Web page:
Sunday, 22 March 2015
Being unconventional is both good and bad depending on how we see it.
I for one never encourage or like gimmickry or 'circus work' in a pure classical concert and I surely frown upon people who indulge in it. It is not so much because I hate experimentation but because I believe in certain values. Any classical art-as the name suggests- should adhere to the norms strictly and maintain thesanctity. By saying this, if I am branded as a 'puritan' so be it. I love being one.
That is why, I do not like some of the artistes who in the garb of 'janaranjakam' play to the gallery and earn encomiums from the 'masses'. But at what cost this is done is surely debatable. 'Simplifying music' is a broad term and what this simply means is questionable.
At the same time, I am not against creativity or innovation in classical music. The most beautiful aspect ofCarnatic Music is 'manodharma' and the creativity of the artiste comes bubbling out with energy in the 'aalaapana' or the 'swara singing' segments. But it is indeed tantalising as the temptation to go overboard and showcase all that they know about the raga and the taaLa will be more and therefore classicism and virtuosity will in likelihood take a back seat. But the saving grace here is that classical music has seen (and been seeing) some great legends who respect the art form as the Divine Force and immerse themselves in it. They know to strike the right balance with the result that both the artiste and the listeners undergo a unique experience in a totally different plane.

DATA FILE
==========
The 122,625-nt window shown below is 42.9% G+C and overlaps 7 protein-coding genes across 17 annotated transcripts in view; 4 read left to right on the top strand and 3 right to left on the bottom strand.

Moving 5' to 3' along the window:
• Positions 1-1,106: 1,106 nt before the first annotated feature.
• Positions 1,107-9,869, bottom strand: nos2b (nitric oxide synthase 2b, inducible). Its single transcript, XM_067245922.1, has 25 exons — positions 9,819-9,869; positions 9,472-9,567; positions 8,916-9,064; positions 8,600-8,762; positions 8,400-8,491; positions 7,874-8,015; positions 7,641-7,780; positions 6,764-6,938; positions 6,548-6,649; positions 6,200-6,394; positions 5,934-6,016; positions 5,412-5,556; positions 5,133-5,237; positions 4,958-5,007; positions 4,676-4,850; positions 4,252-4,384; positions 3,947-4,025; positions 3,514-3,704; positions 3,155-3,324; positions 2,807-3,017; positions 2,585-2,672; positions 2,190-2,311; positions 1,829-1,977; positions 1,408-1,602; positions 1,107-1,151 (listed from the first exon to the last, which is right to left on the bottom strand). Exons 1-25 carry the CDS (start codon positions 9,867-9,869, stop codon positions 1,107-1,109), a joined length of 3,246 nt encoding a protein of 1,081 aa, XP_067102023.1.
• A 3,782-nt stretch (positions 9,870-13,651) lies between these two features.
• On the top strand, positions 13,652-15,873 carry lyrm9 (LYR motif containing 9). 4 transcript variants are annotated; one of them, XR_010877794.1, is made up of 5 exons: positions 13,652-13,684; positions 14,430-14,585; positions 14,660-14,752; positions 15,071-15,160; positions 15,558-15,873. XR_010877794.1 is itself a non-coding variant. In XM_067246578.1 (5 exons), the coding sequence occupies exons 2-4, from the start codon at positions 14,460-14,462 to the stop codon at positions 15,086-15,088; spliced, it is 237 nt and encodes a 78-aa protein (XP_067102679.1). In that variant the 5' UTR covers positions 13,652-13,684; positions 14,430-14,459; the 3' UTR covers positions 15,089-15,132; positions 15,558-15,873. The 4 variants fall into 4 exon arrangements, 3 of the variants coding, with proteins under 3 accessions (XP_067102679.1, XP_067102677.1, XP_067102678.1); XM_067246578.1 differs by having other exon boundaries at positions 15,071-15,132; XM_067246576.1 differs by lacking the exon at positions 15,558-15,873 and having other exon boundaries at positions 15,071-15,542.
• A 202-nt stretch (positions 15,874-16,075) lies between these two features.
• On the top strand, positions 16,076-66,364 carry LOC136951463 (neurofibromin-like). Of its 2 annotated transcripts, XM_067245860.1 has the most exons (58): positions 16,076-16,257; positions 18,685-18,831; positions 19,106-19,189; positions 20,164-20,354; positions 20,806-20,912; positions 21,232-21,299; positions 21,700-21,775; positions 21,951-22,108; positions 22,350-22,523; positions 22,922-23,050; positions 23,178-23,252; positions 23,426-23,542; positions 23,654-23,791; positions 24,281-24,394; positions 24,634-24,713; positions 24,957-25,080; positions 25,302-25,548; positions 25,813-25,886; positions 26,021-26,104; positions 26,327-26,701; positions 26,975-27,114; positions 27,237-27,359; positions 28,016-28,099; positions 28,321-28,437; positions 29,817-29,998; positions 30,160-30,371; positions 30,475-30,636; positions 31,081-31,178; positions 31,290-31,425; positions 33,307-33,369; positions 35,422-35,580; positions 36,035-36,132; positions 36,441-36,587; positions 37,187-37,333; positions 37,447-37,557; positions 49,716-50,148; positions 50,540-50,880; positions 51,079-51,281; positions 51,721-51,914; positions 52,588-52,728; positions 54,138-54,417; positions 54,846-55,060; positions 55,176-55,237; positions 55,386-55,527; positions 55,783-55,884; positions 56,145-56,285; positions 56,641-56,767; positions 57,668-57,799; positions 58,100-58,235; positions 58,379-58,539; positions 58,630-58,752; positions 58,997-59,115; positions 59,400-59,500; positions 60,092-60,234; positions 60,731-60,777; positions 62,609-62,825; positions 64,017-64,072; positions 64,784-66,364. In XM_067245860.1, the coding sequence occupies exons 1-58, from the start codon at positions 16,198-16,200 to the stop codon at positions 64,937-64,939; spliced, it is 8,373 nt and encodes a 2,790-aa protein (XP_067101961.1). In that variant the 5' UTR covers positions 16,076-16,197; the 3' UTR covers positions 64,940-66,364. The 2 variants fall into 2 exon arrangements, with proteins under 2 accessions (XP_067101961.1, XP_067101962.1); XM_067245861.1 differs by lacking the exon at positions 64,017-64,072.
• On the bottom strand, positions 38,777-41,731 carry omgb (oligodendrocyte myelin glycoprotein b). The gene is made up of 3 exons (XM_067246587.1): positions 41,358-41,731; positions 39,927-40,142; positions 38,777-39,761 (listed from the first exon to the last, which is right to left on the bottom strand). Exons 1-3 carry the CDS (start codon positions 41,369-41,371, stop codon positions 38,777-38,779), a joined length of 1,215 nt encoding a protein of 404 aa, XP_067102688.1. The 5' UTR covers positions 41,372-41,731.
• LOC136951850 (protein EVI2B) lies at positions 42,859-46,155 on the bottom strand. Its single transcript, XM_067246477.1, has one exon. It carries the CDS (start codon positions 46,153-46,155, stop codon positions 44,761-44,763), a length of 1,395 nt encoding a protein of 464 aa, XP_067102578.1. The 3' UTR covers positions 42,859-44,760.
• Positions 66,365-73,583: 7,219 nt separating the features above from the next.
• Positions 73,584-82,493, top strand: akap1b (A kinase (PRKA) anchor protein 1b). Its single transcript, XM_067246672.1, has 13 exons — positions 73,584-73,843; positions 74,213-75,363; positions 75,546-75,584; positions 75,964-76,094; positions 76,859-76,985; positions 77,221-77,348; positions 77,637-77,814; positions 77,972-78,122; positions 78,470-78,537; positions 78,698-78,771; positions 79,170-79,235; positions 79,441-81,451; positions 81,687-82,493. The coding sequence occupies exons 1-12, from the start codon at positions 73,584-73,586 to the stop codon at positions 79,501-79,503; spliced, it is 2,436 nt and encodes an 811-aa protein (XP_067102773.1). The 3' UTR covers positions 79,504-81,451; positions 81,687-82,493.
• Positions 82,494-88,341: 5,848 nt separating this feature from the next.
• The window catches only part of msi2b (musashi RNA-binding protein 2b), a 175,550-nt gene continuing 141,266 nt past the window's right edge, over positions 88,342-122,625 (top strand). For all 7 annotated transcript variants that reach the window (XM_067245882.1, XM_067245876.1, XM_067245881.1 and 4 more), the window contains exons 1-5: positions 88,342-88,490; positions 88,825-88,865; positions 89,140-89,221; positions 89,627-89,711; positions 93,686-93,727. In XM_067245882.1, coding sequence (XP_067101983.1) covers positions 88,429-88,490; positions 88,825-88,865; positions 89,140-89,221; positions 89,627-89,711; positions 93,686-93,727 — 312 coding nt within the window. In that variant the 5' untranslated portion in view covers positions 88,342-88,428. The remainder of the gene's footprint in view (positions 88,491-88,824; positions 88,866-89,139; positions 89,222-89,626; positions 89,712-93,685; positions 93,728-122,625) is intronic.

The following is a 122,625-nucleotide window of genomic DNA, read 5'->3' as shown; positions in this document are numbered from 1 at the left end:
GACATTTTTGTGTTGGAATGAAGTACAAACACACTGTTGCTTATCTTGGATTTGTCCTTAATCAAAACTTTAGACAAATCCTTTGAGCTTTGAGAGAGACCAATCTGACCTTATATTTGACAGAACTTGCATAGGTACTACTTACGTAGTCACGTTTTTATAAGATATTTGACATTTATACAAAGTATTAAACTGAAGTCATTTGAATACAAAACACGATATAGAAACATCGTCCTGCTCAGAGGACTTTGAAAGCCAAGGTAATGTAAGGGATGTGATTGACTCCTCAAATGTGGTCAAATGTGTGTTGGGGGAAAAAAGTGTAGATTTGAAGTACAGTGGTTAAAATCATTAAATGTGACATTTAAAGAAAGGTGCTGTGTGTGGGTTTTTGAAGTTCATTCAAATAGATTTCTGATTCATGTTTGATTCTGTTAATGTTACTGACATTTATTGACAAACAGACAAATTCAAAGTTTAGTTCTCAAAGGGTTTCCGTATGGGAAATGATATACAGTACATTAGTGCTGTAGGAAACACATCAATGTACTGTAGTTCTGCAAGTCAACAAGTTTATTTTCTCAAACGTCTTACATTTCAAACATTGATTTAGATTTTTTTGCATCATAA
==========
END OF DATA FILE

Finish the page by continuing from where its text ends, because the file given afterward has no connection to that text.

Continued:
If you all wonder as to why I am writing this here, let me tell you that this is very relevant here. The logical question in your mind will now be 'This person is talking about 'dilution of classical music'. Then why is he a fan/follower of a 'cine-musician'?' Yes, your question is justified to a great extent.
Note the key words 'pure classical music concert'. Film music is a different cup of tea altogether. While a classical music concert is attended by people who have the interest/inclination, films are watched by one and all. Therefore, the songs are composed keeping this in mind. There was of course a time when film music was dominated purely by classical music. My father used to say that even a rickshaw puller would be singing a MKT or a P.U.Chinnappa song with the same sangatis. However, the scenario changed over a period of time and one saw lighter shades more than the classical shades. Different forms of music were also melded together. This gave an opportunity for all to listen to different melodies and the songs along with some meaningful lyrics, became part of life for a majority.
As has been mentioned ad nauseam, Tamizh Film Music underwent a complete transformation post-1976.This gentleman found the right mix of all major world music forms and gave it as a 4 and half minute package. What is amazing is the fact that he was able to bring out the emotions of the character(s) with his tunes and the instruments. Wherever required, he used a raga and showed its full magnitude.At the same time, he also used the raga as just a scale depending on the sequence (I would say even depending on what came to him at that moment).
Wait..Am I contradicting myself? Calling myself a puritan, I said I despised vidwans who diluted the ragas on stage while at the same time praising someone- from film industry - to the sky?
Far from it.